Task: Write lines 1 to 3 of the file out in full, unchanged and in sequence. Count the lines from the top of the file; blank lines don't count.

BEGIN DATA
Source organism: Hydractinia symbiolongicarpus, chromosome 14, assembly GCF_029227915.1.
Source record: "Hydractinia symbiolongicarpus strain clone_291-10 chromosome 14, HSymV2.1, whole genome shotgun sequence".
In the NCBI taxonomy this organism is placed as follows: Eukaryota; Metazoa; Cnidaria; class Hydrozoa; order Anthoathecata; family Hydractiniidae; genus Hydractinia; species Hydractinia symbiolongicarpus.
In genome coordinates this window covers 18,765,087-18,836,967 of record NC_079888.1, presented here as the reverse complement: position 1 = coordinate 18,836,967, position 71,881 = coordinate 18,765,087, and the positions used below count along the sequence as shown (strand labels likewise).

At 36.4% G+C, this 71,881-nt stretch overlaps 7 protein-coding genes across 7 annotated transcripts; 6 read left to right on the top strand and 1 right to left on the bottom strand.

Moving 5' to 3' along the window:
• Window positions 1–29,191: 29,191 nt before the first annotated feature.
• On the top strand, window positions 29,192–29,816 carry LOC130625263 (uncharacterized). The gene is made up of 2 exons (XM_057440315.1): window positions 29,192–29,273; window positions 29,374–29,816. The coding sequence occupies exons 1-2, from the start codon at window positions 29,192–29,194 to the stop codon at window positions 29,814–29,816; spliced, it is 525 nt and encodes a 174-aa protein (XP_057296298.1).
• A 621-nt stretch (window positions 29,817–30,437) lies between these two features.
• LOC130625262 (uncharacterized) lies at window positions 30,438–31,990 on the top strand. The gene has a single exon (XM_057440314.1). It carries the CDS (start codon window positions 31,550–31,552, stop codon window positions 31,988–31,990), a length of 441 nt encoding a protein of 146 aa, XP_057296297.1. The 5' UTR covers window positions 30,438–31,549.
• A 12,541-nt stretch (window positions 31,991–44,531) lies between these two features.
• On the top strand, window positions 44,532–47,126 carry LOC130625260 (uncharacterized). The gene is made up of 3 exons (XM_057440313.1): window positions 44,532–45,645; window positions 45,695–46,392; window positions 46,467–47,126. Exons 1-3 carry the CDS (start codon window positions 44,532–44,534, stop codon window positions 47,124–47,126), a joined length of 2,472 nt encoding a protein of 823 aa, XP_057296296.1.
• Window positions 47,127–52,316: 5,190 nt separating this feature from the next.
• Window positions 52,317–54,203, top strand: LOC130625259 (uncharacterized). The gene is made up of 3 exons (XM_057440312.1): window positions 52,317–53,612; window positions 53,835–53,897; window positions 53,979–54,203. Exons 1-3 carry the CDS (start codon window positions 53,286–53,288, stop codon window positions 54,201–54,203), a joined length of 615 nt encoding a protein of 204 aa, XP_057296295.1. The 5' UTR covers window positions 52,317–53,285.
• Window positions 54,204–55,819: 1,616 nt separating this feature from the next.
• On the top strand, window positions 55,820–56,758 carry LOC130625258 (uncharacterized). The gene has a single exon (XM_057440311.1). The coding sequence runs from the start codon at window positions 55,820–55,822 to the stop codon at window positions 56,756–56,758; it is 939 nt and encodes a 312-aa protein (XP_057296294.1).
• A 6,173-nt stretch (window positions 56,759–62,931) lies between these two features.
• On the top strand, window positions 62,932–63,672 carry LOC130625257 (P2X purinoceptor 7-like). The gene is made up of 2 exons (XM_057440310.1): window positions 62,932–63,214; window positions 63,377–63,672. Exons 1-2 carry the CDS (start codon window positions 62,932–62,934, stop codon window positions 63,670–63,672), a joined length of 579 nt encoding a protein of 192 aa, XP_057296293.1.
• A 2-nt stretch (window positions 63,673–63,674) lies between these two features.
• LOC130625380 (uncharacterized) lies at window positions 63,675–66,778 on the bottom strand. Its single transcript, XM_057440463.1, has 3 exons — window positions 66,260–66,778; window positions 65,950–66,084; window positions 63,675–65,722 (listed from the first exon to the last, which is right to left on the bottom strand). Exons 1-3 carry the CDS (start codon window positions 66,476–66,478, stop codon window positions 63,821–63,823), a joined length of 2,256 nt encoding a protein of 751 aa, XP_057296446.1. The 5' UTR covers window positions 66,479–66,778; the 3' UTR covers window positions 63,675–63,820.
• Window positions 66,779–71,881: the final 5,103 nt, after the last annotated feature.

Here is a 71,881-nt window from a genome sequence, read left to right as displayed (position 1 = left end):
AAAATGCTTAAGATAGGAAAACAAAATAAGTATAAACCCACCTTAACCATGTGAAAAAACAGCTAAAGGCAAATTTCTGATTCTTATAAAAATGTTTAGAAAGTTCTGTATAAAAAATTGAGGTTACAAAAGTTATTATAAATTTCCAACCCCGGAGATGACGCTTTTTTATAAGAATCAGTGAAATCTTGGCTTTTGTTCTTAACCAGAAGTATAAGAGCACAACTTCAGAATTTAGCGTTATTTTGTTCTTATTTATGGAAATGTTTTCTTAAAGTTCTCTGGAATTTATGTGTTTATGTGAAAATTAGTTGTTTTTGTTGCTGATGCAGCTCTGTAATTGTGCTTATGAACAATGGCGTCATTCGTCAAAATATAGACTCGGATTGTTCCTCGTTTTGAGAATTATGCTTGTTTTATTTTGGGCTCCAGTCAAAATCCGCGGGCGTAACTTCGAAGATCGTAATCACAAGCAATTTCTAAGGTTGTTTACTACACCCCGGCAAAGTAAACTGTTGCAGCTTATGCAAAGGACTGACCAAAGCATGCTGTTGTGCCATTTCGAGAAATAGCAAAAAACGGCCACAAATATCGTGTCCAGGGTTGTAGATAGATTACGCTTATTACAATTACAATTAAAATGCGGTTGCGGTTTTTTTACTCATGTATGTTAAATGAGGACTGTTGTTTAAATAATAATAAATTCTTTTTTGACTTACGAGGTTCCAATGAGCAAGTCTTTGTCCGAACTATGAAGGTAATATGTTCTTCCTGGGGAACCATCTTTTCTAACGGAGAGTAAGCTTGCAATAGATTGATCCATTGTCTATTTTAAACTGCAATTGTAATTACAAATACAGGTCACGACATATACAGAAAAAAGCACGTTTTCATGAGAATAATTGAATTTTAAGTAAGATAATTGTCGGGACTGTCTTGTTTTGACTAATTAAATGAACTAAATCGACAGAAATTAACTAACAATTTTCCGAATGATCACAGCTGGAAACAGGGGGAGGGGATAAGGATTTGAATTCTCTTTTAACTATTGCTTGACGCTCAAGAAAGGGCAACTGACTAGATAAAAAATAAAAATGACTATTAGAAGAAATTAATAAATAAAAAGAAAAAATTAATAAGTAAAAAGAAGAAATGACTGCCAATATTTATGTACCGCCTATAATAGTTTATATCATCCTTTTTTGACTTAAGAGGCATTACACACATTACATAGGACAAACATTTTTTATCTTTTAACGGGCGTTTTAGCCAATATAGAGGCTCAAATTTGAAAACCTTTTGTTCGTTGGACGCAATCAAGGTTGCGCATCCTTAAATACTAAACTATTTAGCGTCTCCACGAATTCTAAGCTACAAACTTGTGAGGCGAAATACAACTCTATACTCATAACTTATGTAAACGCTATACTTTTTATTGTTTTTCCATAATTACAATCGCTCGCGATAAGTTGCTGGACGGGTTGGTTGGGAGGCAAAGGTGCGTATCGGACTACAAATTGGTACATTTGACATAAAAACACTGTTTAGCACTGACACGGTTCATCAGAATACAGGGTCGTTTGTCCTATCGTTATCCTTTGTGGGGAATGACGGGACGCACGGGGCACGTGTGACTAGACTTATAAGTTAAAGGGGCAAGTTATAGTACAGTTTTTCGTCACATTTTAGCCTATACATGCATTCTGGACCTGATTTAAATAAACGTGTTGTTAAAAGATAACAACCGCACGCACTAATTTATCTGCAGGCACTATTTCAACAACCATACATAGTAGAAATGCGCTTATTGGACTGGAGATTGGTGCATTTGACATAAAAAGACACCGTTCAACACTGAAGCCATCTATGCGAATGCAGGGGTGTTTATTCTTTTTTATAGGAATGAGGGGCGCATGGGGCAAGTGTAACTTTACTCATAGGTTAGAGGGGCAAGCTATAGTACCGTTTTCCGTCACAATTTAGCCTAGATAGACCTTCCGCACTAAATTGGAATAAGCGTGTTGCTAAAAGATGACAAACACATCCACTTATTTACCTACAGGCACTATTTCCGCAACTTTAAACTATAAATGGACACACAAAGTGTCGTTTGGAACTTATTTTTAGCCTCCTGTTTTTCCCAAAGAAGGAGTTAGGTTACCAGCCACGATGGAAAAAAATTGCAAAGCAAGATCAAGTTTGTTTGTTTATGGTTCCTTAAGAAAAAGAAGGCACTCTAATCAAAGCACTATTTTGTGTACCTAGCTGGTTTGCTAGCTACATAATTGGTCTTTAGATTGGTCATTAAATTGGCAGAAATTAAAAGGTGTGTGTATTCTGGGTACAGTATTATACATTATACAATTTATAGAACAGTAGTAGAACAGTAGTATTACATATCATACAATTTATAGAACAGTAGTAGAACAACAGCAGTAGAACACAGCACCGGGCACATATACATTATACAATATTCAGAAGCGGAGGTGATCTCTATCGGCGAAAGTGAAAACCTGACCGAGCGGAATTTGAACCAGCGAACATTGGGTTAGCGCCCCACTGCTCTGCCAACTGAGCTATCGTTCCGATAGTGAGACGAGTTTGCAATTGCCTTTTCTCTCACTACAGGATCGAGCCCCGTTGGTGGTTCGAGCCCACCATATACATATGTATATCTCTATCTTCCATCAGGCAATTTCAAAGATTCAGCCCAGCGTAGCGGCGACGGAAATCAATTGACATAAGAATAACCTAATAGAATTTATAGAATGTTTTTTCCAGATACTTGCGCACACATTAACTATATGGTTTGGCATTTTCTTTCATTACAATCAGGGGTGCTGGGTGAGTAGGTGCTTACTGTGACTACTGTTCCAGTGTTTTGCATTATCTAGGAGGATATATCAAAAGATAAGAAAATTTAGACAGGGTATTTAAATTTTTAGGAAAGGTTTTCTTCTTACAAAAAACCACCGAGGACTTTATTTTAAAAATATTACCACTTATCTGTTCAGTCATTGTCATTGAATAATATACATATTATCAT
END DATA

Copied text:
Source organism: Hydractinia symbiolongicarpus, chromosome 14, assembly GCF_029227915.1.
Source record: "Hydractinia symbiolongicarpus strain clone_291-10 chromosome 14, HSymV2.1, whole genome shotgun sequence".
In the NCBI taxonomy this organism is placed as follows: Eukaryota; Metazoa; Cnidaria; class Hydrozoa; order Anthoathecata; family Hydractiniidae; genus Hydractinia; species Hydractinia symbiolongicarpus.